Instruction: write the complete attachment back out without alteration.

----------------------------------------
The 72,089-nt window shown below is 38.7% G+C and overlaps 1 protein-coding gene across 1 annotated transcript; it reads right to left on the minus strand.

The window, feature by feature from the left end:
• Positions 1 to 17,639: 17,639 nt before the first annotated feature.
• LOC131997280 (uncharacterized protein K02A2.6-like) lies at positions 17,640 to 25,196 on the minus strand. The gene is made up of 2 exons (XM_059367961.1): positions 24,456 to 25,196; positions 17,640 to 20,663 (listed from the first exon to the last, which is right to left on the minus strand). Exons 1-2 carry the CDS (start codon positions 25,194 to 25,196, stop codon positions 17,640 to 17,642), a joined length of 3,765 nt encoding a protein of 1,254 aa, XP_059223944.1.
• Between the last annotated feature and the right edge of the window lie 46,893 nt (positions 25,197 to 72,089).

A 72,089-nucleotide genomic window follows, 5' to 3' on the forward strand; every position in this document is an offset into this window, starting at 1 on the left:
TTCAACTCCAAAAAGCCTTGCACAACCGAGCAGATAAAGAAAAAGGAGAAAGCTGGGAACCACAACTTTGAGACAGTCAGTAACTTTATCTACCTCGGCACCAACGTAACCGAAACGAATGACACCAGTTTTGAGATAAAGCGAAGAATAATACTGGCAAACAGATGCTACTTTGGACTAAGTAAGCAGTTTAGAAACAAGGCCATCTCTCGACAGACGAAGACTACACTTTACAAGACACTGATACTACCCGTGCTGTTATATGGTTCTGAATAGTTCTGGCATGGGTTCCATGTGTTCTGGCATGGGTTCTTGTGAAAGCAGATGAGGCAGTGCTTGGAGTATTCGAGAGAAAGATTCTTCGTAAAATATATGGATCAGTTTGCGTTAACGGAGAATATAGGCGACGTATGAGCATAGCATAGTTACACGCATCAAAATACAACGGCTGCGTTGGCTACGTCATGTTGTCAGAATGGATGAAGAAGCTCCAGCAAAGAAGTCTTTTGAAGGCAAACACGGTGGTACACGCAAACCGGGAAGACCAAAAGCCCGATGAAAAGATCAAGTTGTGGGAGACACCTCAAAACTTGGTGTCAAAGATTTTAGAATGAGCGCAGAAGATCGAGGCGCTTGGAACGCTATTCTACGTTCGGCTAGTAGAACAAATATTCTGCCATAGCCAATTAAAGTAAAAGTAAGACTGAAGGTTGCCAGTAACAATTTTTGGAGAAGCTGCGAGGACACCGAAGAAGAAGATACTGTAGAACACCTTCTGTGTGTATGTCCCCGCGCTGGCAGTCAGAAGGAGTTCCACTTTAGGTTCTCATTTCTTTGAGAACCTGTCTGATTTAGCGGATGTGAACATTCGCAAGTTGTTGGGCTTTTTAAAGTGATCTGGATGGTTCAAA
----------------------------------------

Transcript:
The 72,089-nt window shown below is 38.7% G+C and overlaps 1 protein-coding gene across 1 annotated transcript; it reads right to left on the minus strand.

The window, feature by feature from the left end:
• Positions 1 to 17,639: 17,639 nt before the first annotated feature.
• LOC131997280 (uncharacterized protein K02A2.6-like) lies at positions 17,640 to 25,196 on the minus strand. The gene is made up of 2 exons (XM_059367961.1): positions 24,456 to 25,196; positions 17,640 to 20,663 (listed from the first exon to the last, which is right to left on the minus strand). Exons 1-2 carry the CDS (start codon positions 25,194 to 25,196, stop codon positions 17,640 to 17,642), a joined length of 3,765 nt encoding a protein of 1,254 aa, XP_059223944.1.
• Between the last annotated feature and the right edge of the window lie 46,893 nt (positions 25,197 to 72,089).

A 72,089-nucleotide genomic window follows, 5' to 3' on the forward strand; every position in this document is an offset into this window, starting at 1 on the left:
TTCAACTCCAAAAAGCCTTGCACAACCGAGCAGATAAAGAAAAAGGAGAAAGCTGGGAACCACAACTTTGAGACAGTCAGTAACTTTATCTACCTCGGCACCAACGTAACCGAAACGAATGACACCAGTTTTGAGATAAAGCGAAGAATAATACTGGCAAACAGATGCTACTTTGGACTAAGTAAGCAGTTTAGAAACAAGGCCATCTCTCGACAGACGAAGACTACACTTTACAAGACACTGATACTACCCGTGCTGTTATATGGTTCTGAATAGTTCTGGCATGGGTTCCATGTGTTCTGGCATGGGTTCTTGTGAAAGCAGATGAGGCAGTGCTTGGAGTATTCGAGAGAAAGATTCTTCGTAAAATATATGGATCAGTTTGCGTTAACGGAGAATATAGGCGACGTATGAGCATAGCATAGTTACACGCATCAAAATACAACGGCTGCGTTGGCTACGTCATGTTGTCAGAATGGATGAAGAAGCTCCAGCAAAGAAGTCTTTTGAAGGCAAACACGGTGGTACACGCAAACCGGGAAGACCAAAAGCCCGATGAAAAGATCAAGTTGTGGGAGACACCTCAAAACTTGGTGTCAAAGATTTTAGAATGAGCGCAGAAGATCGAGGCGCTTGGAACGCTATTCTACGTTCGGCTAGTAGAACAAATATTCTGCCATAGCCAATTAAAGTAAAAGTAAGACTGAAGGTTGCCAGTAACAATTTTTGGAGAAGCTGCGAGGACACCGAAGAAGAAGATACTGTAGAACACCTTCTGTGTGTATGTCCCCGCGCTGGCAGTCAGAAGGAGTTCCACTTTAGGTTCTCATTTCTTTGAGAACCTGTCTGATTTAGCGGATGTGAACATTCGCAAGTTGTTGGGCTTTTTAAAGTGATCTGGATGGTTCAAA